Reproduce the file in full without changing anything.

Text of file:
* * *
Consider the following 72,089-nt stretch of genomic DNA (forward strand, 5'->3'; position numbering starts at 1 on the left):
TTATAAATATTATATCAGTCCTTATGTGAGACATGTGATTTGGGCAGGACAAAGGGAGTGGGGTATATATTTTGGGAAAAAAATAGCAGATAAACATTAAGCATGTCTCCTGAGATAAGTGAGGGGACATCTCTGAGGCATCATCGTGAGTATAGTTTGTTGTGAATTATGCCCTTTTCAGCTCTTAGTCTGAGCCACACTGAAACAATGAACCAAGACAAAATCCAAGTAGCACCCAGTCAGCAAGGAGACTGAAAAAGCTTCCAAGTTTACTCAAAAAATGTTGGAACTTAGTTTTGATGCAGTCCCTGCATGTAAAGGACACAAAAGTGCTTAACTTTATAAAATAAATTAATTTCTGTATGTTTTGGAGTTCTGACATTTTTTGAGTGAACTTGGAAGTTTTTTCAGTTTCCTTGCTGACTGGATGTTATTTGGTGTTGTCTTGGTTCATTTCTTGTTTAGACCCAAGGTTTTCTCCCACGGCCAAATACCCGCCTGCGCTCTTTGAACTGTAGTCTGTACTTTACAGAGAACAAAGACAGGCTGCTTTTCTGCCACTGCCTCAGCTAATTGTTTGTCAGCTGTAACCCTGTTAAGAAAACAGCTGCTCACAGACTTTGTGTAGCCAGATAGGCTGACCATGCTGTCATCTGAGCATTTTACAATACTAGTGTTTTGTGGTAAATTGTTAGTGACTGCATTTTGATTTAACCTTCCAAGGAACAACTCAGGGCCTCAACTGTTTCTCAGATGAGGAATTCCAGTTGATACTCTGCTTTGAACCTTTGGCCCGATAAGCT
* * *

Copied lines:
Consider the following 72,089-nt stretch of genomic DNA (forward strand, 5'->3'; position numbering starts at 1 on the left):
TTATAAATATTATATCAGTCCTTATGTGAGACATGTGATTTGGGCAGGACAAAGGGAGTGGGGTATATATTTTGGGAAAAAAATAGCAGATAAACATTAAGCATGTCTCCTGAGATAAGTGAGGGGACATCTCTGAGGCATCATCGTGAGTATAGTTTGTTGTGAATTATGCCCTTTTCAGCTCTTAGTCTGAGCCACACTGAAACAATGAACCAAGACAAAATCCAAGTAGCACCCAGTCAGCAAGGAGACTGAAAAAGCTTCCAAGTTTACTCAAAAAATGTTGGAACTTAGTTTTGATGCAGTCCCTGCATGTAAAGGACACAAAAGTGCTTAACTTTATAAAATAAATTAATTTCTGTATGTTTTGGAGTTCTGACATTTTTTGAGTGAACTTGGAAGTTTTTTCAGTTTCCTTGCTGACTGGATGTTATTTGGTGTTGTCTTGGTTCATTTCTTGTTTAGACCCAAGGTTTTCTCCCACGGCCAAATACCCGCCTGCGCTCTTTGAACTGTAGTCTGTACTTTACAGAGAACAAAGACAGGCTGCTTTTCTGCCACTGCCTCAGCTAATTGTTTGTCAGCTGTAACCCTGTTAAGAAAACAGCTGCTCACAGACTTTGTGTAGCCAGATAGGCTGACCATGCTGTCATCTGAGCATTTTACAATACTAGTGTTTTGTGGTAAATTGTTAGTGACTGCATTTTGATTTAACCTTCCAAGGAACAACTCAGGGCCTCAACTGTTTCTCAGATGAGGAATTCCAGTTGATACTCTGCTTTGAACCTTTGGCCCGATAAGCT